Support for young construction workers' health, safety and wellbeing comes through good communication

New research has found that the communication between young construction workers and their supervisors is critical to promoting good health, safety and wellbeing both on site and in life.

Female building contractor talking to male worker on construction site

The research is run by RMIT University in collaboration with Masters Builder Association (NSW) and the Australian National University, and funded by Insurance and Care NSW (icare). It will be used to design recommended evidence-based interventions to help improve the quality of communication.

"Young workers in construction under the age of 25 are at-risk workers who unfortunately have experienced a disproportionately higher incidence of work-related safety incidents and injuries compared to older workers," says Chris Harnett, icare's General Manager of Prevention.

"RMIT University has found that although there are job-related factors like demands, deadlines, damaged equipment, inadequate training and having limited ability to control the way work is done, the support of supervisors is critical to young workers' health, safety and wellbeing."

What's next?

Following a qualitative analysis of interviews conducted, Professor Helen Lingard from RMIT University, says the next stage of their program will be to improve the quality of communication interactions between supervisors and apprentices.

"We know that supervisors' communication with young workers is critically important to them feeling and being safe in the workplace," says Professor Helen Lingard.

"Yet, international research and our qualitative analysis suggests that young workers are sometimes hesitant to ask questions or raise concerns about workplace health and safety because they perceive that they may not be listened to or, worse, that they will be subjected to ridicule.

"We have undertaken 41 interviews to determine the characteristics of positive, open and supportive interactions between supervisors and apprentices in the Australian context.

"Role modelling and mentoring facilitate constructive workplace learning, including in relation to safety. This will form part of our program to improve the quality of communication between supervisors and apprentices."

circles of Apprentice traits & behaviours (assertiveness, emotional intelligence, confidence, WHS knowledge) circle of Supervisor traits & behaviours (approachability, empathy, clear and consistent WHS messaging, participative management, listening skills, responsiveness, emotional intelligence) Both circles point to a circle of Positive interactions (respect & civility, boundaries established and maintained, supportive, participatory and non-judemental, positive (non-aggressive) humour. Around the outside sense of community, organisational culture, adequate time, formal systems and programs, social support structures.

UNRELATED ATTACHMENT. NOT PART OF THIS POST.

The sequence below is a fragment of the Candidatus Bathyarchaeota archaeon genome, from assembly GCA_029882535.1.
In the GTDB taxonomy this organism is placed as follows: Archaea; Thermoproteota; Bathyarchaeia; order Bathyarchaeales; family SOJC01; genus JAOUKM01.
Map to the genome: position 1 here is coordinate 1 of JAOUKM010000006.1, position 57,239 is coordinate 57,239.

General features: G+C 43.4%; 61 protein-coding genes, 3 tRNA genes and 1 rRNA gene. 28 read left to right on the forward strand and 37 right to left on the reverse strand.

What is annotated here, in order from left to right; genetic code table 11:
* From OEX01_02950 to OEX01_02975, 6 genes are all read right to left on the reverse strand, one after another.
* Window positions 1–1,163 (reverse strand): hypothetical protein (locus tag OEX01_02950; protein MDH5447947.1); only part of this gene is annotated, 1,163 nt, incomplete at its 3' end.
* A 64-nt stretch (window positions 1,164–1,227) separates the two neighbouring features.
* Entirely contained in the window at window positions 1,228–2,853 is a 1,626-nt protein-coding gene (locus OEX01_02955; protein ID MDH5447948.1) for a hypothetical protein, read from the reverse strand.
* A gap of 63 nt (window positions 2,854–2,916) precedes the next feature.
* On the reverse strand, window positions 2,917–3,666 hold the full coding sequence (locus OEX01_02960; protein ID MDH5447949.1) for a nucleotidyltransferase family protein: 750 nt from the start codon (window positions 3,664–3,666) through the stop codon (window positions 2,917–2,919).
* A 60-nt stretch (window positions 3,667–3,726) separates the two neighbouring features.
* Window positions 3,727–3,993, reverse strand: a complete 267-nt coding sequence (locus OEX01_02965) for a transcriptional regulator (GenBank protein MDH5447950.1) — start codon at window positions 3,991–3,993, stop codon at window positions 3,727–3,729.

Figure 1: Model of factors facilitating effective communication and social support

"We are collaborating with the Master Builders Association (NSW) Group Training Scheme and the program will be trialled with their members."

The goals

The three-year project utilises a mixed methods approach with three primary goals:

  • To understand the way that supervisors and workers talk about life, health, and safety
  • To identify the characteristics of supportive interaction and supervision of young workers
  • To identify organisational or context-related drivers of conversation failure (for example time pressure, lack of support etc).

Injury Prevention in Construction (IPIC) investment

This project, from RMIT University's Construction Work Health and Safety Research Group, is part of the IPIC investment, managed by the icare Prevention team.

RMIT University is one of three partners in the $3.16 million IPIC investment, which also includes the Housing Industry Association (HIA) and TAFE NSW.

The HIA has designed a digital safety behavioural change program delivered via a social media campaign to help reduce the rates of injury among young workers and apprentices who work on construction sites in NSW.

TAFE NSW has developed an immersive online and virtual reality (VR) training program for students undergoing apprenticeship training on how to work safely at heights. Their training program complements and enhances the existing classroom learning by enabling students to virtually experience potential hazards and risks associated with working from heights and offer them an opportunity to apply their knowledge in a series of high-risk scenarios.

October is Safe Work Month. Find out more on the SafeWork NSW website.

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